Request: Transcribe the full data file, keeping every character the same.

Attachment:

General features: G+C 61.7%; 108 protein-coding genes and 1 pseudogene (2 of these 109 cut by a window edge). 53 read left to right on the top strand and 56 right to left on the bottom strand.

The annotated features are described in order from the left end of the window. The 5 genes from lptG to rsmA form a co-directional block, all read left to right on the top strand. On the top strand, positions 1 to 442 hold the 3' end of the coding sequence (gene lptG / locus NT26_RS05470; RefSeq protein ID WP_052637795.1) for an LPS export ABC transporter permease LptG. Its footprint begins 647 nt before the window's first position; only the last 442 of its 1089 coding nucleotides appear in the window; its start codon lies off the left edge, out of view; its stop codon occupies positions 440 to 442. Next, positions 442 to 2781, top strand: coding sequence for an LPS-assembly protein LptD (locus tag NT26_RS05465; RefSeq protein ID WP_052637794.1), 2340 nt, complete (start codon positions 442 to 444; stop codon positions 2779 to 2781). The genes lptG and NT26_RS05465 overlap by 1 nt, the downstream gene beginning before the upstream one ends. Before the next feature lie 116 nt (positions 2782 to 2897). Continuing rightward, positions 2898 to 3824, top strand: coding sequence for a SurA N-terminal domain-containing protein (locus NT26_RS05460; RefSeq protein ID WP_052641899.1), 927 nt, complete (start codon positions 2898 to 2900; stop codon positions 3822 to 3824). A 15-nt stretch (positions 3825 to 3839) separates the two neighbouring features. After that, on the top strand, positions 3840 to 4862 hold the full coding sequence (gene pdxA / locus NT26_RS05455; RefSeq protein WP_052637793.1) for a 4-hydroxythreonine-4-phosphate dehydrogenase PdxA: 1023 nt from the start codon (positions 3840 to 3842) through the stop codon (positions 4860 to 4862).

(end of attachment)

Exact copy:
General features: G+C 61.7%; 108 protein-coding genes and 1 pseudogene (2 of these 109 cut by a window edge). 53 read left to right on the top strand and 56 right to left on the bottom strand.

The annotated features are described in order from the left end of the window. The 5 genes from lptG to rsmA form a co-directional block, all read left to right on the top strand. On the top strand, positions 1 to 442 hold the 3' end of the coding sequence (gene lptG / locus NT26_RS05470; RefSeq protein ID WP_052637795.1) for an LPS export ABC transporter permease LptG. Its footprint begins 647 nt before the window's first position; only the last 442 of its 1089 coding nucleotides appear in the window; its start codon lies off the left edge, out of view; its stop codon occupies positions 440 to 442. Next, positions 442 to 2781, top strand: coding sequence for an LPS-assembly protein LptD (locus tag NT26_RS05465; RefSeq protein ID WP_052637794.1), 2340 nt, complete (start codon positions 442 to 444; stop codon positions 2779 to 2781). The genes lptG and NT26_RS05465 overlap by 1 nt, the downstream gene beginning before the upstream one ends. Before the next feature lie 116 nt (positions 2782 to 2897). Continuing rightward, positions 2898 to 3824, top strand: coding sequence for a SurA N-terminal domain-containing protein (locus NT26_RS05460; RefSeq protein ID WP_052641899.1), 927 nt, complete (start codon positions 2898 to 2900; stop codon positions 3822 to 3824). A 15-nt stretch (positions 3825 to 3839) separates the two neighbouring features. After that, on the top strand, positions 3840 to 4862 hold the full coding sequence (gene pdxA / locus NT26_RS05455; RefSeq protein WP_052637793.1) for a 4-hydroxythreonine-4-phosphate dehydrogenase PdxA: 1023 nt from the start codon (positions 3840 to 3842) through the stop codon (positions 4860 to 4862).